A lack of interesting races, too many negative ads, a record hot day -whatever the reason, relatively few Lowcountry voters turned out to vote in Tuesday's primaries.

Berkeley, Dorchester and Charleston counties had turnouts of 17.1 percent, 13.7 percent and 11.2 percent, respectively. Berkeley might have led because it featured contested local primaries for supervisor and sheriff.

Charleston County Board of Elections and Voter Registration director Joe Debney called the turnout "kind of what we expected. I guess the candidates haven't sparked an interest. I don't know what the reason is."

Democratic voter Rhonda Smith said she was more interested in the non-binding referendum questions on medical marijuana and gambling than in the party's primary candidates. "I voted yes on all of them," she said.

In Dorchester County, elections director Joshua Dickard said the voting went smoothly with a very light turnout.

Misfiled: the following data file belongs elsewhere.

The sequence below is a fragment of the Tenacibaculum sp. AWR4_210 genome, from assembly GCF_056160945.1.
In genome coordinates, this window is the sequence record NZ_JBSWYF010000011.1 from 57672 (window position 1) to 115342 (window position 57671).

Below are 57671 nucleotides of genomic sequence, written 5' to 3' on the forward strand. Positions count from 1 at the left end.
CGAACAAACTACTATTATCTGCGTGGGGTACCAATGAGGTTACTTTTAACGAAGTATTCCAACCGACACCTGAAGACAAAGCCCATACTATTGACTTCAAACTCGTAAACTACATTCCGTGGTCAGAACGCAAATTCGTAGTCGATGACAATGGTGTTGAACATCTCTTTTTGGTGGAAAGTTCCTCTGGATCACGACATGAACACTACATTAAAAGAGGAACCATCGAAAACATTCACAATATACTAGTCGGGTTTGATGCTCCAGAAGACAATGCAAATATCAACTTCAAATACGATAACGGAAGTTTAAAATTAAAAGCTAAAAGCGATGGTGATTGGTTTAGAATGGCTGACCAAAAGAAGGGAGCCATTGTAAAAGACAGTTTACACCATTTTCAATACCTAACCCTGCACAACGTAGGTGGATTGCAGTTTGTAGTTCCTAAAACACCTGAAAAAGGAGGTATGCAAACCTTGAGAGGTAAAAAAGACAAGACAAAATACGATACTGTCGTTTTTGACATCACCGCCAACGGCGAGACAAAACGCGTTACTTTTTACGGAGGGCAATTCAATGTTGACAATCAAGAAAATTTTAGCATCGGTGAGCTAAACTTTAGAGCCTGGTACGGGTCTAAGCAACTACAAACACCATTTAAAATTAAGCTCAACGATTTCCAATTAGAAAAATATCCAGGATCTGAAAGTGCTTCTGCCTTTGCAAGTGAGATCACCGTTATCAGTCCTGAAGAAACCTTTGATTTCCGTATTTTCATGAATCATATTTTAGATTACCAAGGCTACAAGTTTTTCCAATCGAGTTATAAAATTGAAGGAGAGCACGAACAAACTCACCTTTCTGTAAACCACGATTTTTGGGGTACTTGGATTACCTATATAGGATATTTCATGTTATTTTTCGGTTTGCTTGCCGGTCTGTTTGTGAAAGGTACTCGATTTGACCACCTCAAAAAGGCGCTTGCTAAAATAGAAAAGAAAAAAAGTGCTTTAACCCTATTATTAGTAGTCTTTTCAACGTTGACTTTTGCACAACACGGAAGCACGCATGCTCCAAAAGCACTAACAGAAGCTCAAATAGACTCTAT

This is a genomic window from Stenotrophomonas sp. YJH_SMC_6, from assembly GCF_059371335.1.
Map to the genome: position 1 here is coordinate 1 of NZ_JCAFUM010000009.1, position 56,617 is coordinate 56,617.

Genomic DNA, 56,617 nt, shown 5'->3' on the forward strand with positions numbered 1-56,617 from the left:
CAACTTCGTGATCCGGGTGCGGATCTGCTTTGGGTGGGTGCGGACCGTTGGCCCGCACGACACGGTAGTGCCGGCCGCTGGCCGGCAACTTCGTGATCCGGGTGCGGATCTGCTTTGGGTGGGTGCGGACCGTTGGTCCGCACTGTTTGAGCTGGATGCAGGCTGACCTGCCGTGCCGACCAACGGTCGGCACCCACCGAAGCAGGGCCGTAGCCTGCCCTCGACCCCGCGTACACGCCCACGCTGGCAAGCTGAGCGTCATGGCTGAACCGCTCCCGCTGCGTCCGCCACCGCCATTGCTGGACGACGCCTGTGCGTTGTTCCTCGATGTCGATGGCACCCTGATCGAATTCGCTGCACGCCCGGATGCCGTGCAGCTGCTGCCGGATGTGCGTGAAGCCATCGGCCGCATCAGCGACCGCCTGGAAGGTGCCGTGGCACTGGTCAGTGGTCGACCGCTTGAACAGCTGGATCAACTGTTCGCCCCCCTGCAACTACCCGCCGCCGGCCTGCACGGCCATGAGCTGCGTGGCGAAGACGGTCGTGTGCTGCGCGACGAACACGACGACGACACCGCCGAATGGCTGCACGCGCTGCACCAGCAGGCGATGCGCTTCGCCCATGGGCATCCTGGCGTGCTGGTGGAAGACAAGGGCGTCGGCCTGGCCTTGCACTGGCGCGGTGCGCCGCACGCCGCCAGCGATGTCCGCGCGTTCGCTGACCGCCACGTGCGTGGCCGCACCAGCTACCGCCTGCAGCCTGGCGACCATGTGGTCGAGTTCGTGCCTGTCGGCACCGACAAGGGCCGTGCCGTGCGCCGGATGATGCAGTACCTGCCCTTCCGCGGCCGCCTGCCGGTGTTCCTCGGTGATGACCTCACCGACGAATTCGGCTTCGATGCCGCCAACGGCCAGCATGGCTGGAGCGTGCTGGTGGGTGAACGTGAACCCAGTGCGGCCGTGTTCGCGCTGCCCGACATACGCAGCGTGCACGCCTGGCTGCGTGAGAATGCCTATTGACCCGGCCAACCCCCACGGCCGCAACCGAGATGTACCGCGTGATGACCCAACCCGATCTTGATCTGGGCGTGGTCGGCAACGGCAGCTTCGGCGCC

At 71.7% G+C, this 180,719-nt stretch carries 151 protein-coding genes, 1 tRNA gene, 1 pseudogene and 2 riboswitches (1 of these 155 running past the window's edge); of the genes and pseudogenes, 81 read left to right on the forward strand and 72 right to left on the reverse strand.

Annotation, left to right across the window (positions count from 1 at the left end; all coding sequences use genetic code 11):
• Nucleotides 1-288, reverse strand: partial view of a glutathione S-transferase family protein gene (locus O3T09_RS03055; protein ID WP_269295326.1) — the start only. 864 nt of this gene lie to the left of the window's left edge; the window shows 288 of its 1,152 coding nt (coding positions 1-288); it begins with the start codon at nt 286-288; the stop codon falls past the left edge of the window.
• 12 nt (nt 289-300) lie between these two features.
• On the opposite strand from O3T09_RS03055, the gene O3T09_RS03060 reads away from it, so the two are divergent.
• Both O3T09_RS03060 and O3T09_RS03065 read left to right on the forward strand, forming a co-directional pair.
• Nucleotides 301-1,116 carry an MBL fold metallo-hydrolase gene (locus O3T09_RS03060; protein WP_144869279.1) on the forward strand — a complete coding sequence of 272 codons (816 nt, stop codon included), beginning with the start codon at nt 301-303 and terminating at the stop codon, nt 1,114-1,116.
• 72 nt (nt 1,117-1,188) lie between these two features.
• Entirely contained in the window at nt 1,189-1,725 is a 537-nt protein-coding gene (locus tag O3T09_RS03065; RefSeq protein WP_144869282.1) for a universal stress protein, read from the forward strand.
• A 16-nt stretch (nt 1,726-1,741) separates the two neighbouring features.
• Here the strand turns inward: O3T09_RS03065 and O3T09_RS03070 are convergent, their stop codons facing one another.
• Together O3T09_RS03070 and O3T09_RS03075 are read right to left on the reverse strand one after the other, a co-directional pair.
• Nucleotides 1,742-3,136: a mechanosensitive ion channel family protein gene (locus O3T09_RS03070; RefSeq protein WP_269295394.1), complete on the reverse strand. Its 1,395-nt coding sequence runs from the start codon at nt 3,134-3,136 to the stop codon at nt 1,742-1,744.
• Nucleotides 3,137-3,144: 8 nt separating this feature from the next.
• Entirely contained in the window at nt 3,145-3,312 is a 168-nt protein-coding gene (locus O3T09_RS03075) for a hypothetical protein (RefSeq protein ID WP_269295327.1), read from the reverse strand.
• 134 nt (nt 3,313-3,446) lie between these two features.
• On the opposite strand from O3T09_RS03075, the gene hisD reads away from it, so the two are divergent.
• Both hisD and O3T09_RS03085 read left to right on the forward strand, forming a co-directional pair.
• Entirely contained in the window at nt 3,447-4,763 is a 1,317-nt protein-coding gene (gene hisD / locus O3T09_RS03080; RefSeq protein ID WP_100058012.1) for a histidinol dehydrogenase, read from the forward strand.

If there was an upside to the tepid turnout, it was that no one had to wait long to vote, though the precinct at Goose Creek High School opened a little later than planned because of a last-minute location change within the school.

While the state had one Republican U.S. Senate primary with seven candidates, including Sen. Lindsey Graham, there were few other high-profile races. Unlike four years ago, neither party featured a primary for governor.

South Carolina has 2.84 million registered voters, but with 96 percent of the results in, about 293,000 Republicans and 109,000 Democrats had voted - or a cumulative turnout of 14 percent.

Reach Robert Behre at 937-5771.